Do Whop Do Whop...
Hey Dickwad, I’m speaking!
In Sex and the City: the movie, Carrie, Miranda, Charlotte, and Samantha may all sing, but none of them really swing. Or, in other words, they all talk the talk, but these ladies’ don’t really walk the walk.
I suppose it was wrong of me to invest so many of my feminist hopes and female dreams into this one fiendishly femme flick, but all of the signs pointed in the right direction and I must have gotten ’carried away’ with my desires to declare Sex and the City the most empowering chick flick of the year. It’s not. Plus, I was all starry eyed by the impact of the midnight show and being surrounded by hundreds of dolled-up gals. I’ve taken three weeks+ and three viewings of the film (…7.5 hours) to think things over carefully and considerately before declaring my verdict of the film to the world.
And, to be honest, I still haven’t completely made up my mind about the philosophy of SATC’s narrative. Though gray isn’t a prominent color in the wardrobe of these sparkling fashionistas, there sure is a lot of gray matter within their lives that either fails to be addressed completely or is glossed over and not given a second thought, which discredits a lot of the progress the film and TV show attains.
For instance, the fact that Samantha lives in Los Angeles now and, yet, still seems to appear in every single scene of the film. It had never occurred to me before seeing the movie that these friends don’t see each other every single day. The tourniquet-esque editing style coupled with the bombardment of lunches, shopping trips, and general hangouts between the ladies’ causes their lives to seem inseparable from one another. And, obviously, that’s the point of Michael Patrick King’s aesthetic choice and I absolutely love their towering friendship - however, it severely detracts from showcasing the women as individuals. It would be amazing to see Miranda kicking butt as a partner in her law firm and Samantha sassing up her agency. Or, better yet, see Charlotte slowly going insane with her happy housewife status and Carrie actually(!) doing some writing. In fact, about the only time they’re away from one another is when their men-folk are around.
So, what about their men folk? Why do these four talented, smart, absolutely gorgeous women drop everything for love with a sweet cheater, Mr. Blah but sexy, Mr. Blah but rich, and Mr. Blah Blah Blah? God knows they’ve tried, but why can’t the gals’ be involved with men who are as vibrant, passionate, and worthwhile as they are? Back in the glorious days of women’s pictures, it was perfectly acceptable for the man in the woman’s life to simply be “just” an archetype or even be a quadruple Blah (I’m looking at you Van Heflin) because the women themselves were larger than life - at least the life most women led at the time. They always put themselves first and didn’t revolve their entire lives around a man, at least not without wondering why they needed to. The ladies of SATC don’t have that option. Their friendships with one another may always come first, but the men in their lives come second with the third, less proportionate element being themselves as individual people. Why does it have to be that way?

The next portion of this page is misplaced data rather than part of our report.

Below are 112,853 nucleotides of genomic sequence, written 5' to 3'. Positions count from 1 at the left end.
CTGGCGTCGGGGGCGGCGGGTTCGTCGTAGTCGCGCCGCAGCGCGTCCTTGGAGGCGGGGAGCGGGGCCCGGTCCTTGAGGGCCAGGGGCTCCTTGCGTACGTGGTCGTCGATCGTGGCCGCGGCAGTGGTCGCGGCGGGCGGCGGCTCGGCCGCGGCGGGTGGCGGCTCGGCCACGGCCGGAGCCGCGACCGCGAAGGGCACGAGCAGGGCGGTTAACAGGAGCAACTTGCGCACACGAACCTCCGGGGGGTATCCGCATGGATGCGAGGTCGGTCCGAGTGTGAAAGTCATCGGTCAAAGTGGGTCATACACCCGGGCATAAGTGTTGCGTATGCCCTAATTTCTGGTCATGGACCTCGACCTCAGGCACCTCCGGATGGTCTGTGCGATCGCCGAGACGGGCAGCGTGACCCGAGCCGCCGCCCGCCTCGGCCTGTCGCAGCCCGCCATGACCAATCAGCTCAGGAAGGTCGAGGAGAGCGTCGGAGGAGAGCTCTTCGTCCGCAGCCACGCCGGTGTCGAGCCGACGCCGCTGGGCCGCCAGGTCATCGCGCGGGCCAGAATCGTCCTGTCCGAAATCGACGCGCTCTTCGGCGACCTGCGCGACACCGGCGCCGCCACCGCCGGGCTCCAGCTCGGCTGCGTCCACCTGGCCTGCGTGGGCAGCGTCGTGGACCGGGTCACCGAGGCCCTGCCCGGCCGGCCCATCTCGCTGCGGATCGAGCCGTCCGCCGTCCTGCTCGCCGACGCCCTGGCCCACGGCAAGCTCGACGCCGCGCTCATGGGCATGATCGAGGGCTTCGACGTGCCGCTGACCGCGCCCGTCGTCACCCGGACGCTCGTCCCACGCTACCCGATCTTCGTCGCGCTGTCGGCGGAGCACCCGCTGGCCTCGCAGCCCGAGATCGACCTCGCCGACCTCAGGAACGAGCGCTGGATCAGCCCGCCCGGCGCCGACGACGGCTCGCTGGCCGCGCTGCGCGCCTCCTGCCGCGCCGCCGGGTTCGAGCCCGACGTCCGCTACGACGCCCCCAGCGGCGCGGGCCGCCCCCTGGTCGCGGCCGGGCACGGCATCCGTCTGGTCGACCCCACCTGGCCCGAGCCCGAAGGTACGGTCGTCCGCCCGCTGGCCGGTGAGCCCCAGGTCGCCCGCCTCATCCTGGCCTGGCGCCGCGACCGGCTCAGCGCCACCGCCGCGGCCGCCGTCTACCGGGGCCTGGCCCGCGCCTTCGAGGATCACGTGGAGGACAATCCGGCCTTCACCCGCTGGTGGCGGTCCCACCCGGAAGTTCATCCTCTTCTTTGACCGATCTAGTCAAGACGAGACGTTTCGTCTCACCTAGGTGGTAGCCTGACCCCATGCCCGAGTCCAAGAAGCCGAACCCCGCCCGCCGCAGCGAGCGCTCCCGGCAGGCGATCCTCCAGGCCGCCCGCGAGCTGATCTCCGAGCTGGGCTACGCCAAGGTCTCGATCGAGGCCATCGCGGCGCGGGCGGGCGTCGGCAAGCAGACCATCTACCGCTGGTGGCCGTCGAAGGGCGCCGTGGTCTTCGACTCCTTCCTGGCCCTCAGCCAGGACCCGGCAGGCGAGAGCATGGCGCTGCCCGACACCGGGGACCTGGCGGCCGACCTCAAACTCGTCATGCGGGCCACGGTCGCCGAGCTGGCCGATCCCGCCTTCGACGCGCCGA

Dare I say, is it because Carrie, Samantha, Charlotte, and Miranda aren’t worth a damn on their own? Perhaps. Perhaps not. Each gal may have her little niche inside the clan, but as separate characters, they’re mentally and emotionally malnourished and only become shall we say, “whole,” when around the other three women, kind of like Captain Planet for mature ladies with designer labels instead of teenagers with earth conservation.
Oh, but when they’re “whole,” glorious things start to happen - feminine love is spread throughout Manhattan and wonderful, sincere girl chat is vocalized and cherished by the three most important people in her/their lives. No other film this year has so completely understood the feminine need for friendship, for loving, comforting companionship. When the girls’ get together, there’s no stopping their powerful impact upon NYC, Mexico, LA, or anywhere else they choose to go. They rule the roost. And, most importantly, they cherish their femininity. They’re not ashamed to be women, in fact, they’re damn proud of it. The film, if nothing else, celebrates their pride and showcases it like a diamond necklace at Tiffany’s.
All in all, Sex and the City is a mixed bag of feminist feelings and ideas. I love the gals’ despite their shortcomings and seeing the movie at the midnight show with so many other women is a memory I’ll cherish forever. I'm also enormously happy to see it doing so well at the box office. Judging by the reaction to the film by critics and box office analysts, I'd say my hopes for studios creating other female-driven flicks based upon the success of SATC is a-go. Progression isn’t at the forefront of thought in either the movie or the show, but by doing its best to honor the code of femininity, I think the movie makes up for some of its falsehoods and meandering ideals.